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Food Equity Symposium

Student Writing Competition

Image of lettuce workers

We currently have an inequitable food system that disproportionately burdens the poor and marginalized with its costs and failings. This inequity is reflected throughout all aspects of the food cycle, from poor labor conditions and wages for workers involved in the production and distribution of food to differences in access to healthy foods between poor neighborhoods and wealthier ones. The result is that in the United States, one of the wealthiest nations in the world, nearly 50 million people have trouble putting food on the table each day. Moreover, workers all across the food system struggle to earn wages above the poverty line. This disparity is reflected in food retail workers suffering double the rate of “low” or “very low” food security as the general population.

UC Irvine School of Law and the UC Global Food Initiative will co-sponsor a symposium at UC Irvine March 11–12, 2016 that takes up the issue of food equity and posits that in an equitable food system, all people have access to sufficient healthy and culturally appropriate food, and no person or community suffers from a disproportional burden of food production impacts. “Food equity” encompasses the adverse effects of both the production and distribution of food that marginalized communities face. On the food production side, equity concerns include (1) wages and working conditions of people producing food at every step along the food chain—from farm to restaurant and grocery store; (2) access to the means of food production (including access to land, to production subsidies, and to capital); and (3) protection from food production-related environmental contamination (such as air and water pollution, pesticide contamination, and noxious odors). On the food distribution side, equity concerns arise because many people lack sufficient access to healthy food options. Poverty, geographical disadvantages, and exploitive marketing all hinder access in marginalized communities.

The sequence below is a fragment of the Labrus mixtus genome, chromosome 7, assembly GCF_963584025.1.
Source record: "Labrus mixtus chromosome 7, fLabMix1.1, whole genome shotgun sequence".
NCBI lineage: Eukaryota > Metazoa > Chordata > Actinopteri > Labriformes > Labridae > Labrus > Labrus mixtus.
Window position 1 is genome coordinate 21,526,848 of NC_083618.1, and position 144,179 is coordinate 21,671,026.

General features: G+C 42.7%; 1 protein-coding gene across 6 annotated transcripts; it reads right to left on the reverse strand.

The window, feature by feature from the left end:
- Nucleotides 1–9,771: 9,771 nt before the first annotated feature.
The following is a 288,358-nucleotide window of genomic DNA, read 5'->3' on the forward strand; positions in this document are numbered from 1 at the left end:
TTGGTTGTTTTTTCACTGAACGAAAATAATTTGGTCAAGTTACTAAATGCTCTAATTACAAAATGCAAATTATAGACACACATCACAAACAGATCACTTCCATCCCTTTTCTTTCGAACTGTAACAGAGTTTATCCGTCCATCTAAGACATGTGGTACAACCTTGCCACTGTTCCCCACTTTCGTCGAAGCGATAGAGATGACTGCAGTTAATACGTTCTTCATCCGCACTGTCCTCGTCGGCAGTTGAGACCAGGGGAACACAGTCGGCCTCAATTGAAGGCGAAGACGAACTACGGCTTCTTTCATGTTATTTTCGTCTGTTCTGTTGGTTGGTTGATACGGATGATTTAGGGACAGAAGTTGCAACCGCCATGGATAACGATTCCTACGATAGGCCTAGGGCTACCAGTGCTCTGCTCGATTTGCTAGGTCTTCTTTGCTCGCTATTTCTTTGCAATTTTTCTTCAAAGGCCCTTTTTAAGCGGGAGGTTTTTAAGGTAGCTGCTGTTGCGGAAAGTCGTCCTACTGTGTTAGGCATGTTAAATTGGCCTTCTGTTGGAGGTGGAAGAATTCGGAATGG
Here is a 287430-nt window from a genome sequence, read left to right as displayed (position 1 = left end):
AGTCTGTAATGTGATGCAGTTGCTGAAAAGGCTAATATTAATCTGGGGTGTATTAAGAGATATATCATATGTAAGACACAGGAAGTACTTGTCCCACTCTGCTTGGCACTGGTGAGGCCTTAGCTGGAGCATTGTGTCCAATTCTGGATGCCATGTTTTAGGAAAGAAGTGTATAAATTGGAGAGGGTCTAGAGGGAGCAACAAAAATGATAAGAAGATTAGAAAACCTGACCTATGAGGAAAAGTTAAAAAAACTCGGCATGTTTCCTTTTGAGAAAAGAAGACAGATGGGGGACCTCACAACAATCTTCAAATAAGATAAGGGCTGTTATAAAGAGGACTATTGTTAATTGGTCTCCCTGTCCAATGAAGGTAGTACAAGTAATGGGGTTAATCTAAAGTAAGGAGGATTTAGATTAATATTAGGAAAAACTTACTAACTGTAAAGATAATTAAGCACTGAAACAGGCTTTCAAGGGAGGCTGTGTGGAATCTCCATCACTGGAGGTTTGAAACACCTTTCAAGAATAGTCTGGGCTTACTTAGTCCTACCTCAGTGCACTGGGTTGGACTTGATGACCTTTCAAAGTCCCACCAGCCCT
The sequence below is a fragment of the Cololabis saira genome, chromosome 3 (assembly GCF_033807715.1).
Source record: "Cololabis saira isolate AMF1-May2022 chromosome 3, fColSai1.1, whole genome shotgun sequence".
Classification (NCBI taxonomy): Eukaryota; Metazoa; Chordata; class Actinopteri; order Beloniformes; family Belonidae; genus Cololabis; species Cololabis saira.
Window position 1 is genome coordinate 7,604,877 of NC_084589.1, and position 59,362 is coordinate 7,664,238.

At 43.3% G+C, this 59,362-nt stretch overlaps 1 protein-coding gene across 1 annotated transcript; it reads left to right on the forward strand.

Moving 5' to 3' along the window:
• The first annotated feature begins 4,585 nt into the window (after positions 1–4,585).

As a part of this initiative, the symposium organizers have created a student writing competition open to all current students and 2015 graduates of University of California law schools.

The winner of the competition will (1) receive an award of $500; (2) have the opportunity to present his/her work at the symposium; and (3) have the opportunity to submit the paper for publication in the symposium issue of the UC Irvine Law Review.

All submissions must address some aspect of food equity, which we have defined broadly to account for those circumstances in which food operates as the cause or sets the context for subordination and inequality. This includes topics arising within the field of food law but it also can include other areas of law such as those governing immigration, health, and the environment. Submissions must not have been published or committed for publication.

To enter the competition, applicants must do the following:

  • Submit a paper not exceeding 25,000 words, including footnotes.
  • Remove any identifying information on the paper.
  • Include a cover letter with the applicant’s name, year in school (or graduation), and school of affiliation.

The deadline to submit is 5 p.m. on Friday, Jan. 22. Please send all materials to Ana Duong ( Please direct any questions or concerns to the symposium organizer, Professor Stephen Lee, at

Photo by USDAgov / CC BY 2.0